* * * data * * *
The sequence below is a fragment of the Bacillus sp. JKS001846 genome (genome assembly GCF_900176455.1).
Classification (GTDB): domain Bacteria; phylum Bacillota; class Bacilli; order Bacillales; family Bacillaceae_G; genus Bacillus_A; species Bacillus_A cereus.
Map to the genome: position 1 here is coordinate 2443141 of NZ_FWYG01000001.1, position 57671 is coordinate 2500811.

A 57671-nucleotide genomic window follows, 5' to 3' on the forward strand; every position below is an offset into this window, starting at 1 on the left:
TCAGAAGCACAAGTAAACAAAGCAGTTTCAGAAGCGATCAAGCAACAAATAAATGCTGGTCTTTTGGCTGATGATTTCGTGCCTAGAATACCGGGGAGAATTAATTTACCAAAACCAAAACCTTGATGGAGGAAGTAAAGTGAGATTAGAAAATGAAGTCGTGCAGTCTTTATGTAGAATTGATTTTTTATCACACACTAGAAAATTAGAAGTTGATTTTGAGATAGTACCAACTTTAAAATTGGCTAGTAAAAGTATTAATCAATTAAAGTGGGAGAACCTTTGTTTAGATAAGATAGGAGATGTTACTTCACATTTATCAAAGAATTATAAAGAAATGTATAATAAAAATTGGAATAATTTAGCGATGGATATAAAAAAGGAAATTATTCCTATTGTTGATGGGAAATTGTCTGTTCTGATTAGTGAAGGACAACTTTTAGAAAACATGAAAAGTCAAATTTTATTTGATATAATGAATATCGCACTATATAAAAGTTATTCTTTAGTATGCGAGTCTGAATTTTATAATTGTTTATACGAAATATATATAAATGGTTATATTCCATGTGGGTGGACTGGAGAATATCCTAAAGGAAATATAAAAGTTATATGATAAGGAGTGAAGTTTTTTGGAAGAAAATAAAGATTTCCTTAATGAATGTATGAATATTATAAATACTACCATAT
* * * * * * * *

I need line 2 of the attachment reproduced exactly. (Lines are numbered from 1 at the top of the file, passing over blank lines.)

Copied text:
Classification (GTDB): domain Bacteria; phylum Bacillota; class Bacilli; order Bacillales; family Bacillaceae_G; genus Bacillus_A; species Bacillus_A cereus.